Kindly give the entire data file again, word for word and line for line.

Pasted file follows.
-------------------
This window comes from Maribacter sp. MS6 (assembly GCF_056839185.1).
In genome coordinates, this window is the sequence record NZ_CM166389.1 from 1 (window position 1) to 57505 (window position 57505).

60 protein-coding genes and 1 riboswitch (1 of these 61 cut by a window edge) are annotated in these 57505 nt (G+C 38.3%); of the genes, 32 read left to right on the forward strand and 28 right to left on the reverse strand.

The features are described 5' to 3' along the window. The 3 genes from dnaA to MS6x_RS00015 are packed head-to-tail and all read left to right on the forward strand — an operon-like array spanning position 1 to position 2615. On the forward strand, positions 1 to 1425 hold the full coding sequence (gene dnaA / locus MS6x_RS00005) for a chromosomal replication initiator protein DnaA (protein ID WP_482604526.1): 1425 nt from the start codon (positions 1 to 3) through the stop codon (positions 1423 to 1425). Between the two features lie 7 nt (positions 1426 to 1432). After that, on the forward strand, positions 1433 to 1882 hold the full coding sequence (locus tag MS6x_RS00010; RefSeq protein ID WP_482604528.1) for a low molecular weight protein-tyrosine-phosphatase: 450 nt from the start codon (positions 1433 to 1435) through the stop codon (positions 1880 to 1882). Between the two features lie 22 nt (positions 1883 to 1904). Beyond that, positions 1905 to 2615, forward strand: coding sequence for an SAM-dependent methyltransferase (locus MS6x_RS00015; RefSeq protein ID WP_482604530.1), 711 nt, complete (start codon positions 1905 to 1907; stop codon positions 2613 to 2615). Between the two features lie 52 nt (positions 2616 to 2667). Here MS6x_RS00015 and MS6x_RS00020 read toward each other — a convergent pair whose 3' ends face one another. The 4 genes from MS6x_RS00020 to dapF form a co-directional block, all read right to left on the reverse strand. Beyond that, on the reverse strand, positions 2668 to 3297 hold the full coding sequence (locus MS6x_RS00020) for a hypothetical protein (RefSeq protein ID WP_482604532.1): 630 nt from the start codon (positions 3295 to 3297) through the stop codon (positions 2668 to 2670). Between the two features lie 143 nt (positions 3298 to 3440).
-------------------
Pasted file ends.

This window comes from Maribacter sp. MS6 (assembly GCF_056839185.1).
In genome coordinates, this window is the sequence record NZ_CM166389.1 from 1 (window position 1) to 57505 (window position 57505).

60 protein-coding genes and 1 riboswitch (1 of these 61 cut by a window edge) are annotated in these 57505 nt (G+C 38.3%); of the genes, 32 read left to right on the forward strand and 28 right to left on the reverse strand.

The features are described 5' to 3' along the window. The 3 genes from dnaA to MS6x_RS00015 are packed head-to-tail and all read left to right on the forward strand — an operon-like array spanning position 1 to position 2615. On the forward strand, positions 1 to 1425 hold the full coding sequence (gene dnaA / locus MS6x_RS00005) for a chromosomal replication initiator protein DnaA (protein ID WP_482604526.1): 1425 nt from the start codon (positions 1 to 3) through the stop codon (positions 1423 to 1425). Between the two features lie 7 nt (positions 1426 to 1432). After that, on the forward strand, positions 1433 to 1882 hold the full coding sequence (locus tag MS6x_RS00010; RefSeq protein ID WP_482604528.1) for a low molecular weight protein-tyrosine-phosphatase: 450 nt from the start codon (positions 1433 to 1435) through the stop codon (positions 1880 to 1882). Between the two features lie 22 nt (positions 1883 to 1904). Beyond that, positions 1905 to 2615, forward strand: coding sequence for an SAM-dependent methyltransferase (locus MS6x_RS00015; RefSeq protein ID WP_482604530.1), 711 nt, complete (start codon positions 1905 to 1907; stop codon positions 2613 to 2615). Between the two features lie 52 nt (positions 2616 to 2667). Here MS6x_RS00015 and MS6x_RS00020 read toward each other — a convergent pair whose 3' ends face one another. The 4 genes from MS6x_RS00020 to dapF form a co-directional block, all read right to left on the reverse strand. Beyond that, on the reverse strand, positions 2668 to 3297 hold the full coding sequence (locus MS6x_RS00020) for a hypothetical protein (RefSeq protein ID WP_482604532.1): 630 nt from the start codon (positions 3295 to 3297) through the stop codon (positions 2668 to 2670). Between the two features lie 143 nt (positions 3298 to 3440).